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July 10, 1926


JAMA. 1926;87(2):100-101. doi:10.1001/jama.1926.02680020028011

It was many years ago that the skin—and the sweat glands in particular—were supposed to act vicariously for the kidneys as an excretory organ when the renal tissue is incapacitated for its normal function. Thus, according to a popular textbook of the middle of the last century,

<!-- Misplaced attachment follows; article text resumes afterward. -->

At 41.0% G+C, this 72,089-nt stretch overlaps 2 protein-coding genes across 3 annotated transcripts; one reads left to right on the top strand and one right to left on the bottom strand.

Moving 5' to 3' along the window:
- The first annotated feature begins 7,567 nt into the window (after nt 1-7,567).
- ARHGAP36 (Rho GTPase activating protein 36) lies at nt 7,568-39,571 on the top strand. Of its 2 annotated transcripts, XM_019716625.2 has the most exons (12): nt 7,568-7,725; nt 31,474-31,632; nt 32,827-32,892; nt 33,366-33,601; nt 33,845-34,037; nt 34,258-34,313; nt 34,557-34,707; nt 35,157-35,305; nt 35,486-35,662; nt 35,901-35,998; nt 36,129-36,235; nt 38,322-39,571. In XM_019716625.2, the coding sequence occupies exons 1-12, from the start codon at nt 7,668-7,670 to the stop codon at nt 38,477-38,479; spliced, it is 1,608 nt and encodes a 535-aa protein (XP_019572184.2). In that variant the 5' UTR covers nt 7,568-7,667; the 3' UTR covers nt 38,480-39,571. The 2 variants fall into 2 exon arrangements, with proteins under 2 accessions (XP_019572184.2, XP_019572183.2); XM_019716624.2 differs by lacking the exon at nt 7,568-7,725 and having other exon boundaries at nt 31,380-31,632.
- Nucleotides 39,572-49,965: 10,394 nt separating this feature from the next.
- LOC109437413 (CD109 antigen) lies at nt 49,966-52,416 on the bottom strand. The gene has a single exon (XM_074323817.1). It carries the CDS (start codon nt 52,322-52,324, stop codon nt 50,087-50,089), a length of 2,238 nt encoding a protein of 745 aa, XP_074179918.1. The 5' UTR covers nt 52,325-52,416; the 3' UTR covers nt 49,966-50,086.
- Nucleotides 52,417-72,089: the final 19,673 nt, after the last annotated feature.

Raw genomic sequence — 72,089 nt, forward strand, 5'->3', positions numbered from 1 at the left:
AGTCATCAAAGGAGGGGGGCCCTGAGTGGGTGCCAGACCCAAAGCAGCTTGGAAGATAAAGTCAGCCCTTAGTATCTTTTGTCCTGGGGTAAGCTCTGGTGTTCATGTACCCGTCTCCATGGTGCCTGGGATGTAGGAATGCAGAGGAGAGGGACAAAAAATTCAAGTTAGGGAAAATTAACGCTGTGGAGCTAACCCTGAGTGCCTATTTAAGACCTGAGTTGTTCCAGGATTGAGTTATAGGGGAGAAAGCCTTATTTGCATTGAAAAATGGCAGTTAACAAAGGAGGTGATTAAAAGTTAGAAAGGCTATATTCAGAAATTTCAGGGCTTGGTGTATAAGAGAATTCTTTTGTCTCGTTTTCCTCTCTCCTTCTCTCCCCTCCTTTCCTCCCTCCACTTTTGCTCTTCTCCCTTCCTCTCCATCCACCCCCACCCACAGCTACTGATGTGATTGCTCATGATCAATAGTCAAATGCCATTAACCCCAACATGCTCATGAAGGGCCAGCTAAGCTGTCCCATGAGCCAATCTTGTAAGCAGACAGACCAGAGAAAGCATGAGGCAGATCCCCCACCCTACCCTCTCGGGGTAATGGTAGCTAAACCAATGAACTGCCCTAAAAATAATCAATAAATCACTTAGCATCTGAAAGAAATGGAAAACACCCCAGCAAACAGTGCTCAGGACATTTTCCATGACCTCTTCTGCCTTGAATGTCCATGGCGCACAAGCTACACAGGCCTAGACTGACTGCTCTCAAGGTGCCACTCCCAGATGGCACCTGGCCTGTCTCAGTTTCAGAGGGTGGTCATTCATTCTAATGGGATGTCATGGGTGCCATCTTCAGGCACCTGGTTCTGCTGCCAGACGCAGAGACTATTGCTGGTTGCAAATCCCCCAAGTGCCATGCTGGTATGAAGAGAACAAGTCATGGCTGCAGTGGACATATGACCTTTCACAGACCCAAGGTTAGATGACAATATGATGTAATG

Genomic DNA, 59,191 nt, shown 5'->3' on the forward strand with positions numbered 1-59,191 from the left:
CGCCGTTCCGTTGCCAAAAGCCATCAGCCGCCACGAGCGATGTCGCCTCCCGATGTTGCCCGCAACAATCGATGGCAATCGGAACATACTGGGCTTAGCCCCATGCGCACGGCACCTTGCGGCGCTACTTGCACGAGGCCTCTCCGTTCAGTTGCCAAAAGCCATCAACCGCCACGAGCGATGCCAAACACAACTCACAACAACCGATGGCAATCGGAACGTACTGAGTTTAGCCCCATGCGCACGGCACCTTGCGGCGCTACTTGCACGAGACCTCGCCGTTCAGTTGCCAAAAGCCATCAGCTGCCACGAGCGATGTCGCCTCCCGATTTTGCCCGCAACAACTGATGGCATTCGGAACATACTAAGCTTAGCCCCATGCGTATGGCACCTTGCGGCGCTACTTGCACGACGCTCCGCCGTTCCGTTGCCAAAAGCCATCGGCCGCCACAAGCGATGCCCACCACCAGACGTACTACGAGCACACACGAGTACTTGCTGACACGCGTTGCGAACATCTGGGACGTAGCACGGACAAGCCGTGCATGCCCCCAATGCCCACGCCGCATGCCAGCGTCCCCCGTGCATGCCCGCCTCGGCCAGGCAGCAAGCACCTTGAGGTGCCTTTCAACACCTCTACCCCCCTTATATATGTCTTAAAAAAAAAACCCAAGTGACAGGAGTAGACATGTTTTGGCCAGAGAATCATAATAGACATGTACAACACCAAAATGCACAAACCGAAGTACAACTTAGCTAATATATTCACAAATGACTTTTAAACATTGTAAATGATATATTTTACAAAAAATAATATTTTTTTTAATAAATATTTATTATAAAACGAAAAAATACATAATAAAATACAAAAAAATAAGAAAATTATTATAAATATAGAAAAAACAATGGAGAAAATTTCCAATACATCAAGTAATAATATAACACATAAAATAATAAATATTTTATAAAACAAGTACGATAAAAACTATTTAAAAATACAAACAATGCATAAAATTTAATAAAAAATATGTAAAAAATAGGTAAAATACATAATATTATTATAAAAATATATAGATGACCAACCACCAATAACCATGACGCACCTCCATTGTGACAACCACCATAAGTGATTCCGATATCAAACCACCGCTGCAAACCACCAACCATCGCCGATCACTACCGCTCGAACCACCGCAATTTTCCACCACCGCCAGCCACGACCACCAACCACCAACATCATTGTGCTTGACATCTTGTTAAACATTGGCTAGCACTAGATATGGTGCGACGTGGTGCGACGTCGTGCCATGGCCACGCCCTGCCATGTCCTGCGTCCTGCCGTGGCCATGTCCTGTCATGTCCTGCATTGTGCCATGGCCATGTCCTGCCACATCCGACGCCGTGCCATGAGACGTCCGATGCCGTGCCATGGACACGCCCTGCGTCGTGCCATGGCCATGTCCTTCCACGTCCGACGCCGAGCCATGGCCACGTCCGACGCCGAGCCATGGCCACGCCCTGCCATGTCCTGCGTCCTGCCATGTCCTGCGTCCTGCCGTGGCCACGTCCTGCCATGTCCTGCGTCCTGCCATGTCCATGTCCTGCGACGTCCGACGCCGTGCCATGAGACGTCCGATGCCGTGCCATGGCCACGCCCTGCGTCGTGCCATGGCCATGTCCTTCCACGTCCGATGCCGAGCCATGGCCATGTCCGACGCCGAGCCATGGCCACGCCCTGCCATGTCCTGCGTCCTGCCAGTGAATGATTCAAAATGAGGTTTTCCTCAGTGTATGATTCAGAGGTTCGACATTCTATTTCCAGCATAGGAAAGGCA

The cutaneous and urinary excretions seem to be vicarious, not merely in regard to the amount of fluid which they carry off from the blood, but also in respect to the solid matter which they eliminate from it. It appears that at least 100 grains of effete azotized matter are daily thrown off from the skin; and any cause which checks this excretion must increase the labor of the kidneys, or produce an accumulation of noxious matter in the blood. Hence attention to the functions of the skin, at all times a matter of great importance, is peculiarly required in the treatment of